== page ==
180FW Trains For Future Fight

  • Published
  • By Airman 1st Class Sarah Stalder Lundgren
  • 180th Fighter Wing Ohio Air National Guard

During this two-week long exercise, the 180FW had the opportunity to display its ability to integrate with joint and allied forces in an environment replicating today’s battle space in order to remain prepared to defend the homeland and for missions abroad.

Integrating the capabilities of the F-16 Fighting Falcon and the F-35 Lightning II units was of particular importance to the training objective during this 4th and 5th gen, air-to-air, air-to-ground capstone style exercise.

“At home, we’ll typically train to our specific F-16 tactics. Here, we get to fly with F-35s from the U.S. Marine Corps. and the U.S. Air Force against a variety of different threats and adversaries,” said U.S. Air Force Lt. Col. Tony Zelasko, an F-16 fighter pilot and 180th Detachment Commander. “We get to practice here and play off of each other’s strengths and weaknesses.”

As a former F-35 Fighter Pilot, Zelasko brings a unique insight on how the F-16 compliments the F-35s capabilities.

“There’s a lot of complicated mission sets that we would encounter in the real world that require an F-35s help to be successful,” said Zelasko, “but vice versa, there’s a lot of things that we bring to the fight that augment the capabilities of an F-35 as well.”

Northern Lightning provides 40,000 cubic miles of airspace and live training range to conduct missions and train in a realistic environment under realistic conditions, benefiting all participants.

“From the pilot perspective, the 180th has flown really well,” said U.S. Air Force Lt. Col. Mike Cady, an F-16 fighter pilot and Northern Lightning exercise director. “I think they’ve had to face some really tough problems that even in the F-35, we would consider hard problems. Yet, they’ve persevered through it.”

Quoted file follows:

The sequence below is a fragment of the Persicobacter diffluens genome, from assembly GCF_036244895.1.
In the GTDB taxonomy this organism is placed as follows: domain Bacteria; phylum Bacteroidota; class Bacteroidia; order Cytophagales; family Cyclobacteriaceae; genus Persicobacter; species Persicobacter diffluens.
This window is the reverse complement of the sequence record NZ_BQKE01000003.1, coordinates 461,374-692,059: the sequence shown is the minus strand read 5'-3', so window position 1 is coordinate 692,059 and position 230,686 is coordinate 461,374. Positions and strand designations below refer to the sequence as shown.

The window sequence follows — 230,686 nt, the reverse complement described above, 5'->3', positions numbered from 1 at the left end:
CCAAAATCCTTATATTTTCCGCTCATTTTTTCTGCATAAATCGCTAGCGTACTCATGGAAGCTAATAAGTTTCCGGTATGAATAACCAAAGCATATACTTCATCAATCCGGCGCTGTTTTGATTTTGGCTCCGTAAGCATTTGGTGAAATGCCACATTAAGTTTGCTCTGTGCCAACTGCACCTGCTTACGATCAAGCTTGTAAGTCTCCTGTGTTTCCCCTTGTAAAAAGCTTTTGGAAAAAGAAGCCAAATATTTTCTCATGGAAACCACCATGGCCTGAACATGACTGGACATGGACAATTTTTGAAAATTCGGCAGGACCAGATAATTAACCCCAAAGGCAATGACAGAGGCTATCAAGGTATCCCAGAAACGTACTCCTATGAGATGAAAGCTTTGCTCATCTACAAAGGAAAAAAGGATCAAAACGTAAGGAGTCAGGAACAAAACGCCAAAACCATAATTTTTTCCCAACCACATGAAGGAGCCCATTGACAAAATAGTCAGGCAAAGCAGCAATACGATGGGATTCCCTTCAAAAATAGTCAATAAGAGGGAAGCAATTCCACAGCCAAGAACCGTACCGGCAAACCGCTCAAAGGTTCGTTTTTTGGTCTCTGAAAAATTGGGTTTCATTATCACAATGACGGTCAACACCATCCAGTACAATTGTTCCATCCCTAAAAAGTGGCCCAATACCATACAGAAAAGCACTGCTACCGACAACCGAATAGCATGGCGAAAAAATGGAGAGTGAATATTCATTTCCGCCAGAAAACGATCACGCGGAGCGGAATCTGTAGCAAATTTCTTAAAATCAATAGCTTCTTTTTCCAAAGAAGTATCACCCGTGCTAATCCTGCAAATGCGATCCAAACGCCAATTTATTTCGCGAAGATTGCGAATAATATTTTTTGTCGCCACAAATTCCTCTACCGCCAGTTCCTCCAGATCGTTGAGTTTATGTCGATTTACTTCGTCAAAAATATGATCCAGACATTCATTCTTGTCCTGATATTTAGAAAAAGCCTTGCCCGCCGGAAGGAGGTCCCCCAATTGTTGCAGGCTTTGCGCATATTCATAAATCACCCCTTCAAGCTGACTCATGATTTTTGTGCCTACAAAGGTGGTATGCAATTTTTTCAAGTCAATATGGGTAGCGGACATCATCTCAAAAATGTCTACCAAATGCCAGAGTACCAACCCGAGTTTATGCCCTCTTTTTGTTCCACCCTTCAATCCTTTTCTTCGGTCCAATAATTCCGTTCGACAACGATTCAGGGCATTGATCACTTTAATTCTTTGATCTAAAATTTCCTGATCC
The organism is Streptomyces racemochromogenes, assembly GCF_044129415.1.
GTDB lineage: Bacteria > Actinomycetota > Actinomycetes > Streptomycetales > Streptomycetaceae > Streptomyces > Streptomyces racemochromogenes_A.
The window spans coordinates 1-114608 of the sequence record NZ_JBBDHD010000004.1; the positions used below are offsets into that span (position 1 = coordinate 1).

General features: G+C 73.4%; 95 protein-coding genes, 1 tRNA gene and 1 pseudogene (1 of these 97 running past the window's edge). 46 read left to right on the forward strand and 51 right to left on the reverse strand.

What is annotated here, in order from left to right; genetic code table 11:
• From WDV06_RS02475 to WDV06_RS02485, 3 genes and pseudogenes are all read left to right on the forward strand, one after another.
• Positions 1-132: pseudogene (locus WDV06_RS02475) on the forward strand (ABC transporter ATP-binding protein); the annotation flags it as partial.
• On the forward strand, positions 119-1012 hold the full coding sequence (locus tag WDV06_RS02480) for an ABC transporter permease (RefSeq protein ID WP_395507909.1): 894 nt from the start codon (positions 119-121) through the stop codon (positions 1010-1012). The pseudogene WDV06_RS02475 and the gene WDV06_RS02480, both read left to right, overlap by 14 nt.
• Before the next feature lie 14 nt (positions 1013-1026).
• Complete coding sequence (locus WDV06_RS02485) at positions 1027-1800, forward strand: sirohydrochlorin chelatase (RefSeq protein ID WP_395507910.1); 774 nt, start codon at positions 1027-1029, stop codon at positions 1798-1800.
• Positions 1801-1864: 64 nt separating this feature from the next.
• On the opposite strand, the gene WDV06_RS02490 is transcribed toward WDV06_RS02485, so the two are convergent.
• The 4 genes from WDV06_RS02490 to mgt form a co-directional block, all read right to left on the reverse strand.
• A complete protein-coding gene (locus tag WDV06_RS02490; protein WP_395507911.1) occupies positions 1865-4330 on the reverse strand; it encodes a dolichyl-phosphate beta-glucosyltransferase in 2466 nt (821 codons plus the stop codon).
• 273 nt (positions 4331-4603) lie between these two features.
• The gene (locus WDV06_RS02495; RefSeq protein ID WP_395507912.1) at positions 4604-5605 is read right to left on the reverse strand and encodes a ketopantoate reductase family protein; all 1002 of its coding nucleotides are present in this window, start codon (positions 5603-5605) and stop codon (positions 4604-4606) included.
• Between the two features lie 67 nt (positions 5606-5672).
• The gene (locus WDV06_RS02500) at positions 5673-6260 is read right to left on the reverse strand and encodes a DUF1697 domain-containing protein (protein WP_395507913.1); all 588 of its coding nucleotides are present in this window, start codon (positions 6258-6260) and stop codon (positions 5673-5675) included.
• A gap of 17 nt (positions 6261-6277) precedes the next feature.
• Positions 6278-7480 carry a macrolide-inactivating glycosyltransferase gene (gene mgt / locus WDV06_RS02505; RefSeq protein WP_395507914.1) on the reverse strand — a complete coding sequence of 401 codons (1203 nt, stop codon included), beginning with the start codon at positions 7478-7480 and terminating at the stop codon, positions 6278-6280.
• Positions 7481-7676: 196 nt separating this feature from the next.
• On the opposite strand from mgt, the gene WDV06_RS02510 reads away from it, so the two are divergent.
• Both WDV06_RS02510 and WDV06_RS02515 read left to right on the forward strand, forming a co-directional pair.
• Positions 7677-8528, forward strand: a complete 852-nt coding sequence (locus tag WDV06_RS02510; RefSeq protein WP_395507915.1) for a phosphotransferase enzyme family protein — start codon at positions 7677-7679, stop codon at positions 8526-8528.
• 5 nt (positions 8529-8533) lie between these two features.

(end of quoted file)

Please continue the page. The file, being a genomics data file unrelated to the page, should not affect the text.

“From a maintenance perspective,” Cady continued, “I think they’ve done really well for sortie production. We haven’t had any Toledo aircraft have to fall out.”

Keeping the F-16s mission-capable is a group effort and every member of the 180FW plays a role, explained U.S. Air Force Senior Master Sgt. Paul Stutzenstein, the maintenance project officer.

“We have specialists for each system of the jet,” Stutzenstein said. “We have engine specialists, avionics specialists, crew chiefs that handle the day to day inspections, launching and recovery. Everyone has their piece of the puzzle. It just takes all of us to meet the mission.”

Exercises like Northern Lightning help enhance readiness and overall ability to perform under pressure, especially for newer airmen.

“The importance of new airmen coming out to training exercises like this is to bond with their brothers and sisters in the unit as well as to practice what we’ve been trained to do in a combat-like setting,” explained Stutzenstein. “When we deploy to a combat zone, they’re going to be expected to perform everything they’ve been trained to do, and here, they get to practice it that way, in that type of setting.”

Northern Lightning highlighted the capabilities of the 180FW’s pilots, specialists and technicians supporting the mission, making it possible to keep the 180FW’s Fighting Falcons in the air and mission ready.

Through the collective efforts of the pilots in the air and the Airmen on the ground, the 180FW was able to fly more than 60 training sorties, with more than 85 flight hours, enhancing the 180FW’s capability to execute their mission in a joint, combat-like environment.

“Northern Lightning is the primary venue where the Air National Guard, active duty and our joint partners get this level of counter-air training,” said Cady. “If we want to be the best and be ready to win the fight, this is where we need to be.”

U.S. Air Force Staff Sgt. Nathan Keller, a crew chief assigned to the Ohio Air National Guard’s 180th Fighter Wing, completes pre-flight procedures to prepare an F-16 Fighting Falcon for takeoff during Northern Lightning at Volk Field in Camp Douglas, Wis., Aug. 8, 2023. Northern Lightning is a joint training exercise, emphasizing user-defined objectives resulting in tailored, scenario-based, full spectrum, high-end training. (U.S. Air National Guard photo by Airman 1st Class Sarah Stalder Lundgren)

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